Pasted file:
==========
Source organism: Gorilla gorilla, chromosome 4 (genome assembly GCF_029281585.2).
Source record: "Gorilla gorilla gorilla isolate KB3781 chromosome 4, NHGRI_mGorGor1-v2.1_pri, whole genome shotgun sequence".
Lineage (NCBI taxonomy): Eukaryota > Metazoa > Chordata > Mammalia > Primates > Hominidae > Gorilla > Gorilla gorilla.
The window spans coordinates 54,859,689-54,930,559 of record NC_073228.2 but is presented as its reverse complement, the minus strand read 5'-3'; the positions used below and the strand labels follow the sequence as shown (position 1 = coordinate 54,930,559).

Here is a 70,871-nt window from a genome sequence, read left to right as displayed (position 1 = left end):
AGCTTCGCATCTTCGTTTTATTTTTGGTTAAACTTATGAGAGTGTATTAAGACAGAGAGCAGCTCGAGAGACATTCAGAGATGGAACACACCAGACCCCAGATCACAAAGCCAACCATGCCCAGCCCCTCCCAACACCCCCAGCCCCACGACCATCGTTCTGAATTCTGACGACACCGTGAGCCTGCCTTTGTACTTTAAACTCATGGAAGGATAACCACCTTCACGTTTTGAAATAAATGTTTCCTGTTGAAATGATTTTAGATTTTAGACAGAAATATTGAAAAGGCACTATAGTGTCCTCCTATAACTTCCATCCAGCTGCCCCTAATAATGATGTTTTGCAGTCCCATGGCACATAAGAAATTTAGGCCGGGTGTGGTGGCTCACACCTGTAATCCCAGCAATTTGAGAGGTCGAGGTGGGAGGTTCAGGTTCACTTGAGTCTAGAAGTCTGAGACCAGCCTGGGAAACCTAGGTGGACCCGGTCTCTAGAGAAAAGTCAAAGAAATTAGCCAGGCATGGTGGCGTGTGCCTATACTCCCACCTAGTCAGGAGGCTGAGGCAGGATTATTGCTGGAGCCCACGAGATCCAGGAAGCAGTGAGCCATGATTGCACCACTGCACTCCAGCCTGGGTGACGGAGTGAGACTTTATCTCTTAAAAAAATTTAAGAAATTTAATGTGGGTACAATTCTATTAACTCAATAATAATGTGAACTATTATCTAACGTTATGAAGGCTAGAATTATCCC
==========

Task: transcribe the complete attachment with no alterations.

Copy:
Source organism: Gorilla gorilla, chromosome 4 (genome assembly GCF_029281585.2).
Source record: "Gorilla gorilla gorilla isolate KB3781 chromosome 4, NHGRI_mGorGor1-v2.1_pri, whole genome shotgun sequence".
Lineage (NCBI taxonomy): Eukaryota > Metazoa > Chordata > Mammalia > Primates > Hominidae > Gorilla > Gorilla gorilla.
The window spans coordinates 54,859,689-54,930,559 of record NC_073228.2 but is presented as its reverse complement, the minus strand read 5'-3'; the positions used below and the strand labels follow the sequence as shown (position 1 = coordinate 54,930,559).

Here is a 70,871-nt window from a genome sequence, read left to right as displayed (position 1 = left end):
AGCTTCGCATCTTCGTTTTATTTTTGGTTAAACTTATGAGAGTGTATTAAGACAGAGAGCAGCTCGAGAGACATTCAGAGATGGAACACACCAGACCCCAGATCACAAAGCCAACCATGCCCAGCCCCTCCCAACACCCCCAGCCCCACGACCATCGTTCTGAATTCTGACGACACCGTGAGCCTGCCTTTGTACTTTAAACTCATGGAAGGATAACCACCTTCACGTTTTGAAATAAATGTTTCCTGTTGAAATGATTTTAGATTTTAGACAGAAATATTGAAAAGGCACTATAGTGTCCTCCTATAACTTCCATCCAGCTGCCCCTAATAATGATGTTTTGCAGTCCCATGGCACATAAGAAATTTAGGCCGGGTGTGGTGGCTCACACCTGTAATCCCAGCAATTTGAGAGGTCGAGGTGGGAGGTTCAGGTTCACTTGAGTCTAGAAGTCTGAGACCAGCCTGGGAAACCTAGGTGGACCCGGTCTCTAGAGAAAAGTCAAAGAAATTAGCCAGGCATGGTGGCGTGTGCCTATACTCCCACCTAGTCAGGAGGCTGAGGCAGGATTATTGCTGGAGCCCACGAGATCCAGGAAGCAGTGAGCCATGATTGCACCACTGCACTCCAGCCTGGGTGACGGAGTGAGACTTTATCTCTTAAAAAAATTTAAGAAATTTAATGTGGGTACAATTCTATTAACTCAATAATAATGTGAACTATTATCTAACGTTATGAAGGCTAGAATTATCCC